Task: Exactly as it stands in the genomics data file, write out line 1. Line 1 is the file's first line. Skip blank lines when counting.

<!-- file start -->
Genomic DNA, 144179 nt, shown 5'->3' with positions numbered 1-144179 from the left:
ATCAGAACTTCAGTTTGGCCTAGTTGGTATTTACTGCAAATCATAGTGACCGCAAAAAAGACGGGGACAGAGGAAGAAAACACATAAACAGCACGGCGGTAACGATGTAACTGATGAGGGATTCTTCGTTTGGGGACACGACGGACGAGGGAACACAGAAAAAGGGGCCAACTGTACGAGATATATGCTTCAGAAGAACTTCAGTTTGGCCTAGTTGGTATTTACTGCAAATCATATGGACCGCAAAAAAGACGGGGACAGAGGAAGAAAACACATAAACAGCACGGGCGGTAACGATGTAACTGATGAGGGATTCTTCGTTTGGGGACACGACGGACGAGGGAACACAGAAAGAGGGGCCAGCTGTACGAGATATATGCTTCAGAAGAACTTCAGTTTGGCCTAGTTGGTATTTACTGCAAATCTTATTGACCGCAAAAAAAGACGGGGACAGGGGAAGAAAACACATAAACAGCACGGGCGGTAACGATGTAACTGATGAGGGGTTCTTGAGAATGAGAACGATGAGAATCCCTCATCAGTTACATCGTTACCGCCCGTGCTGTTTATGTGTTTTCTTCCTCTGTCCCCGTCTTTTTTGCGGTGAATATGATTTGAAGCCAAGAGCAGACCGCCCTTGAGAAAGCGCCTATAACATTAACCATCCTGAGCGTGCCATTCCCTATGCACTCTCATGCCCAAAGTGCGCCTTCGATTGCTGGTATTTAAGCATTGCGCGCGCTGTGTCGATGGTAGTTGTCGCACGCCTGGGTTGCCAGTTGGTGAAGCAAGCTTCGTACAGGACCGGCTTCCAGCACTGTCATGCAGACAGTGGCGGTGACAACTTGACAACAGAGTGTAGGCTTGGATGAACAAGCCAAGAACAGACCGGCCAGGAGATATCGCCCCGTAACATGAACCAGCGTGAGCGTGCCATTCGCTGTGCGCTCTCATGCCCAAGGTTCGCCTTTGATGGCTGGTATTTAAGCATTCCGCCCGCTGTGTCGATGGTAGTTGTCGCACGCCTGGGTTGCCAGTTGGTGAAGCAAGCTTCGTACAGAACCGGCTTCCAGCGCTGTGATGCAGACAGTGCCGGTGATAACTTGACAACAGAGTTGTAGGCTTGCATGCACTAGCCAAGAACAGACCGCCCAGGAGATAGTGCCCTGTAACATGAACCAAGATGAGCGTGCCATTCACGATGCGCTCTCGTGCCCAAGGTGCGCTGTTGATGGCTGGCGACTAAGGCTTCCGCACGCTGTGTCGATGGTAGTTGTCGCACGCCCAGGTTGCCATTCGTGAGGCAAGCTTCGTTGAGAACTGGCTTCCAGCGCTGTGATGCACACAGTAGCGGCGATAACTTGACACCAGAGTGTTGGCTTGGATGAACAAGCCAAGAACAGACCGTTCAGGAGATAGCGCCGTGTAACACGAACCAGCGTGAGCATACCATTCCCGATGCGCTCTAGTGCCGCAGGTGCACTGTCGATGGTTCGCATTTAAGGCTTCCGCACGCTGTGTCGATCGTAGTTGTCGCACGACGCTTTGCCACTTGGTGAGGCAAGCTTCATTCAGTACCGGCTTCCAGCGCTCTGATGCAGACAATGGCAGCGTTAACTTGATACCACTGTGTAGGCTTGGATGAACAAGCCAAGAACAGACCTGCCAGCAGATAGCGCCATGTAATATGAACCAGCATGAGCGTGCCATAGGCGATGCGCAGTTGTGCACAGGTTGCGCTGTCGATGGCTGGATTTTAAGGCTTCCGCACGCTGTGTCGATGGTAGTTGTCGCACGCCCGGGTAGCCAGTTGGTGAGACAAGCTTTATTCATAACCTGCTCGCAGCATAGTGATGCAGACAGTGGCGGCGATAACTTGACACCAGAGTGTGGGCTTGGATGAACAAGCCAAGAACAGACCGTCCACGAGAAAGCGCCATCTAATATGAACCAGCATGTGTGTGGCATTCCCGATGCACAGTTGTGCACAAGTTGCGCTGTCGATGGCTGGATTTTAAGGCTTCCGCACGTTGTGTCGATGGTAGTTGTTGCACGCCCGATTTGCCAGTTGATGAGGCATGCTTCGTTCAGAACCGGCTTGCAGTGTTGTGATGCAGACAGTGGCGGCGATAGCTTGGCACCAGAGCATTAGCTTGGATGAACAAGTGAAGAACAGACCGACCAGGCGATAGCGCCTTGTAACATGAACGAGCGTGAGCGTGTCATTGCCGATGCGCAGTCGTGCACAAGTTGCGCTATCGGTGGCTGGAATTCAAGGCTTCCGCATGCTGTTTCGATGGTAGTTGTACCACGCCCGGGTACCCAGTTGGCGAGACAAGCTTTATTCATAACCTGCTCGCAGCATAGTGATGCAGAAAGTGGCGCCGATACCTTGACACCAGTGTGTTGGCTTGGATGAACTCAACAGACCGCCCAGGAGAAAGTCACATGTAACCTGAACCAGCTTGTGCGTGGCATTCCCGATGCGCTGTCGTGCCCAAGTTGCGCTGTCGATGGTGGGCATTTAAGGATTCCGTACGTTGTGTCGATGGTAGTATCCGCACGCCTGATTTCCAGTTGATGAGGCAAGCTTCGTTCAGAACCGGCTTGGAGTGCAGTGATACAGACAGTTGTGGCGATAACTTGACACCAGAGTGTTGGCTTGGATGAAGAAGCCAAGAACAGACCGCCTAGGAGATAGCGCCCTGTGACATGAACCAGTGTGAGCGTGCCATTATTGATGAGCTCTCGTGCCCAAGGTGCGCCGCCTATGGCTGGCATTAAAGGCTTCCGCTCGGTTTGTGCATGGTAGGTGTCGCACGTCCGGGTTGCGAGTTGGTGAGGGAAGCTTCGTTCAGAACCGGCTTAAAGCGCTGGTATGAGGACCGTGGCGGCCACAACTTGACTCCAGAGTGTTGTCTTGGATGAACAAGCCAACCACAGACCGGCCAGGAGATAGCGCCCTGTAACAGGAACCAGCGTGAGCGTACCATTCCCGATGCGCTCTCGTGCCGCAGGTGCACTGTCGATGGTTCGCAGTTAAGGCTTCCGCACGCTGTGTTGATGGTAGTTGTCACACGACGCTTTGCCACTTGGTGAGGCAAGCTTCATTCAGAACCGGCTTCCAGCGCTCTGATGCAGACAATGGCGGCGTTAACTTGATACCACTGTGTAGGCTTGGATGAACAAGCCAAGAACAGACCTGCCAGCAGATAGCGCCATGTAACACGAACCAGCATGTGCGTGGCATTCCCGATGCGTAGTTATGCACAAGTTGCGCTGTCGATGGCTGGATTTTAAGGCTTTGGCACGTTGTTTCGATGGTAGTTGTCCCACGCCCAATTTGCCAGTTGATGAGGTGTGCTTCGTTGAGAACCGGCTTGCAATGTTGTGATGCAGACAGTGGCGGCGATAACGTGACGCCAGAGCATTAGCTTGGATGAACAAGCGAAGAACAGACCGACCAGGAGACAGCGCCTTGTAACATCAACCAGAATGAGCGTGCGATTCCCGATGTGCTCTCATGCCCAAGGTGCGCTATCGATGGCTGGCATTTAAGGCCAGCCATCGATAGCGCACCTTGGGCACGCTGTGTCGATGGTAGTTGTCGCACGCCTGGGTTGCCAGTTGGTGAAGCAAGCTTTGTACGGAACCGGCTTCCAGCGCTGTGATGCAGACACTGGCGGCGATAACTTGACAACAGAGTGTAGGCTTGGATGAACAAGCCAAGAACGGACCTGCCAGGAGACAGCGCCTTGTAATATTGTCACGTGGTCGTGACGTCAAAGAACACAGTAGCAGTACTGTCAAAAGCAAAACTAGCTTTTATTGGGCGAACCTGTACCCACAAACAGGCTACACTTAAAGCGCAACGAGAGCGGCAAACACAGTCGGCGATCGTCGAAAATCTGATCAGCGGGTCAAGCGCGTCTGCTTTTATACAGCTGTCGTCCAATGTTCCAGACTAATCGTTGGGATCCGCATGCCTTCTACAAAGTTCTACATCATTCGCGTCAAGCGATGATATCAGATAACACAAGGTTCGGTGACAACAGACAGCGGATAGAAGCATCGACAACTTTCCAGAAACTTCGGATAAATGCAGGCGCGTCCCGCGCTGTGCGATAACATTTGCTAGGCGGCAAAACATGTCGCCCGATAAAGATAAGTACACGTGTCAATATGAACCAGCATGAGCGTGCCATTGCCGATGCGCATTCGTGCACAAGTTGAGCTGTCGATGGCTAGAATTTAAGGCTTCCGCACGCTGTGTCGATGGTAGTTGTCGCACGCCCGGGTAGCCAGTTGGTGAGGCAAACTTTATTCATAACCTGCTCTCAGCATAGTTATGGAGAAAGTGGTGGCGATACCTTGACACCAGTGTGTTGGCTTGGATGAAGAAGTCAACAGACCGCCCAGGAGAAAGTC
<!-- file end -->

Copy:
Genomic DNA, 144179 nt, shown 5'->3' with positions numbered 1-144179 from the left: